“Both my son and I are diabetics. It’s a challenging disease on its own, and worrying about whether or not we can afford our life-saving care, including insulin, feels like a full time job… If it weren’t for the ACA, there would be nothing stopping insurance companies from refusing to cover me because of my diabetes,” said Amanda Cheney from Milford. “Being a diabetic is very expensive, and if you ration your insulin, it will lead to high blood sugar, lots of complications and possibly death. When Trump and Republicans were getting close to repealing our health care I went to Congress to advocate for people with diabetes… I’m grateful to you, Senator Shaheen, for fighting for us and continuing to be our best advocate in Congress.”

“Thinking about the idea of legislators talking about taking care away from 100,000 people just in New Hampshire is unimaginable to me, but that’s what they’re doing when they threaten ACA protections,” said Leah Stagnone, a recent college graduate from Litchfield who is still able to use her parents’ insurance due to the ACA. “My health care needs became pretty significant about four years ago, the timeline of that has coincided with a lot of attacks on health care, unfortunately. I’ve acquired a lot of chronic diagnoses over the last few years and there’s been a concern every time I get a new diagnosis about ‘could this hurt my access to care in the future?’ which feels kind of backwards when you’re searching for answers. I wanted to thank Senator Shaheen for fighting so hard to make sure that health care is affordable and accessible for all of us.”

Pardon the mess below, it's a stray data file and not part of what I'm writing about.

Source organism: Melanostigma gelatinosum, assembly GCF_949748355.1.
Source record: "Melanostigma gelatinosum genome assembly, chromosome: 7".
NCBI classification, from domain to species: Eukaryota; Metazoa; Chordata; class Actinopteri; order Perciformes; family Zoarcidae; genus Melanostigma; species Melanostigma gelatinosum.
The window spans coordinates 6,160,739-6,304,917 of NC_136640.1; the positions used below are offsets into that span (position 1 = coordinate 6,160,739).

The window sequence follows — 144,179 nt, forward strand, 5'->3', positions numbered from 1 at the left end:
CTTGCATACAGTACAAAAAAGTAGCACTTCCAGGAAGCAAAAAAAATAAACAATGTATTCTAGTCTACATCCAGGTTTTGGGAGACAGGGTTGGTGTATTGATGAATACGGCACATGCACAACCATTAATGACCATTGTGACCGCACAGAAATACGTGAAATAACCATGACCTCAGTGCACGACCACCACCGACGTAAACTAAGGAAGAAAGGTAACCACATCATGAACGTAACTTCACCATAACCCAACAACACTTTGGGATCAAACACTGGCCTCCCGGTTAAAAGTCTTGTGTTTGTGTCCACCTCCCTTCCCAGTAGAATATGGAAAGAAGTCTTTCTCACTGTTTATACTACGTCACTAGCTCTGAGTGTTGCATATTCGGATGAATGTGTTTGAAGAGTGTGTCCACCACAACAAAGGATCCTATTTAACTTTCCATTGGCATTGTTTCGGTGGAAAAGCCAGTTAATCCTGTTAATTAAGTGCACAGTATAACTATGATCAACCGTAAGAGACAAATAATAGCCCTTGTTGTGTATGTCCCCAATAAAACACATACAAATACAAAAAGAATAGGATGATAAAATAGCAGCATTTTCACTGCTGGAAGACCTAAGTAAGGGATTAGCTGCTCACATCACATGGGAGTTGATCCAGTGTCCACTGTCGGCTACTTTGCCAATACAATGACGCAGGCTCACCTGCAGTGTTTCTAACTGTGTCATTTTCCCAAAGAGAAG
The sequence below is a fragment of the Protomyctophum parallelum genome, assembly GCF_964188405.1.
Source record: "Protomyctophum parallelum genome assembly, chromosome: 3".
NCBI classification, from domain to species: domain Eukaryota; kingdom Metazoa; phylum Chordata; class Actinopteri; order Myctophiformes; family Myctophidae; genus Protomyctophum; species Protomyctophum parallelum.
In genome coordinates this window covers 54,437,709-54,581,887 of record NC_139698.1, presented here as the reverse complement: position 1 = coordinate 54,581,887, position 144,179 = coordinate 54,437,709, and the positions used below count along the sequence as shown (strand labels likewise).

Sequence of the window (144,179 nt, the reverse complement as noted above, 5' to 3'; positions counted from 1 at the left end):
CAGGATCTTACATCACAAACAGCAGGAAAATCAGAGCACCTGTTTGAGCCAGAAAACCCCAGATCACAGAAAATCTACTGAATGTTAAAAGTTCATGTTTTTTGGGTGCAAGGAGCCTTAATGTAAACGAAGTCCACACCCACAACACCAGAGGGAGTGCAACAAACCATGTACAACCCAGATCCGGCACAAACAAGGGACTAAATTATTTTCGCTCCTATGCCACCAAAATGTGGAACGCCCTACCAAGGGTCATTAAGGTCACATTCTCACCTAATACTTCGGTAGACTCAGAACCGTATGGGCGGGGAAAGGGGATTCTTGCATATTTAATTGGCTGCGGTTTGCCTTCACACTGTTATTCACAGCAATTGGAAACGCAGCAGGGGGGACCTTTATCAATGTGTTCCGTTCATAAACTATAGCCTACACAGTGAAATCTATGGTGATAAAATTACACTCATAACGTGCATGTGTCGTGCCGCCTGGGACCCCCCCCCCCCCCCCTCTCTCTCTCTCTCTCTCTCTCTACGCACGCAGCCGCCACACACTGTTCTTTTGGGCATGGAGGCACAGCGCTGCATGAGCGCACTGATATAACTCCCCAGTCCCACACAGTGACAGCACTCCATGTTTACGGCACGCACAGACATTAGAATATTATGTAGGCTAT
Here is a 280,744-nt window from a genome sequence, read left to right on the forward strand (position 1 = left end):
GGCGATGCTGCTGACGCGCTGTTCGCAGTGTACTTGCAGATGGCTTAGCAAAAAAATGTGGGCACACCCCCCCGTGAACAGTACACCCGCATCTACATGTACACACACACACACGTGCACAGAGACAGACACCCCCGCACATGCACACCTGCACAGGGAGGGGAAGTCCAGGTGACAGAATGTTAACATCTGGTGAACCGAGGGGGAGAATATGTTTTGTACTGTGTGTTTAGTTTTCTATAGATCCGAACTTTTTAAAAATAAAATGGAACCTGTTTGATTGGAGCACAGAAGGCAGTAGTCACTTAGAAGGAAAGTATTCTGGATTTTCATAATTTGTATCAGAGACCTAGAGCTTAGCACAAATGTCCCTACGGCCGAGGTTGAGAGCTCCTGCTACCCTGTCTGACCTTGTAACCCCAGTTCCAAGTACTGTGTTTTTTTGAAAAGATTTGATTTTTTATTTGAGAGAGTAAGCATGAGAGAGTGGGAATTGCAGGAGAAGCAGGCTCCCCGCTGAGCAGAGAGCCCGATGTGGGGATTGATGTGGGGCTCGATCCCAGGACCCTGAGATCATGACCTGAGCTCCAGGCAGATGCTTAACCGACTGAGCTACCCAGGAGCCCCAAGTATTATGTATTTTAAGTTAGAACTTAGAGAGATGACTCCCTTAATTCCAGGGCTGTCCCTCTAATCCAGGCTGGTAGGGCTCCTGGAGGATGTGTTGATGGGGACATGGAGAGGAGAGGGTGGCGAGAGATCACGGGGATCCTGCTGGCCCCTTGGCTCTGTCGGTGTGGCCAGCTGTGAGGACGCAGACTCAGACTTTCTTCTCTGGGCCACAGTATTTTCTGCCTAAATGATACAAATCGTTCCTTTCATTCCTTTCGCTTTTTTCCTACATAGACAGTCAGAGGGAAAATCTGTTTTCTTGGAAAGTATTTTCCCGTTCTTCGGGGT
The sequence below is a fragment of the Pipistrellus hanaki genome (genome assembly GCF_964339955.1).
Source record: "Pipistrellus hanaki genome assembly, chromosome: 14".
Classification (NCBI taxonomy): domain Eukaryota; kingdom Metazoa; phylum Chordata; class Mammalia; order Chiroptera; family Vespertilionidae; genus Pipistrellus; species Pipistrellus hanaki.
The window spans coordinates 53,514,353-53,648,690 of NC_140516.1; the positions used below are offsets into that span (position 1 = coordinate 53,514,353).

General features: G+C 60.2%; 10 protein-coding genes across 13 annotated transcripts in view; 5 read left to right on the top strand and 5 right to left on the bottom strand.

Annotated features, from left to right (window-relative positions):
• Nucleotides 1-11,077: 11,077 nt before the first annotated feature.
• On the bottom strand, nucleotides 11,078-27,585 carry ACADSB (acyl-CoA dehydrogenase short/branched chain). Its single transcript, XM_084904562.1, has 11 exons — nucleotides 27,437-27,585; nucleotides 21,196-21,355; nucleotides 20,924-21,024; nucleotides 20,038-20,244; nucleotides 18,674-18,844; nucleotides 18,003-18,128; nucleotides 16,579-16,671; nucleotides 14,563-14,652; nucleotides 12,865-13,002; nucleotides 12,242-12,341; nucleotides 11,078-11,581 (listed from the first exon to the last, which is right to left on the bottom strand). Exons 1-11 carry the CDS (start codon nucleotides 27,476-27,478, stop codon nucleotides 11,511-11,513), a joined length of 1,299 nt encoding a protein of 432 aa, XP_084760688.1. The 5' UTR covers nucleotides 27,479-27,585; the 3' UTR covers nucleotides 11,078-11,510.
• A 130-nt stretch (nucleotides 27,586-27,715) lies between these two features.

Manchester Campaign Event Manchester Campaign Event

The first woman in U.S. history to be elected both Governor and U.S. Senator, Jeanne Shaheen has led bipartisan efforts to expand and protect access to quality health care while reducing premium and deductible costs and ending surprise medical bills. As Governor, Shaheen expanded affordable health insurance to tens of thousands of New Hampshire children, and in the Senate, she is fighting for common-sense steps to lower prescription drug costs for everyone, including allowing Medicare to negotiate for lower drug prices, getting cheaper generic prescription drugs into the market, and stopping big drug companies from collecting tax breaks for their TV advertising. She has helped lead bipartisan efforts to block Donald Trump and Congressional Republican from repealing the Affordable Care Act, protecting health care for nearly 100,000 Granite Staters and those relying on the ACA for substance use disorder treatment.

Social-distancing and masks were required at Shaheen’s Manchester campaign event to ensure the health and safety of attendees and the media.

For more information, please visit www.JeanneShaheen.org. For photos of the events and the audio recording, email press@jeanneshaheen.org.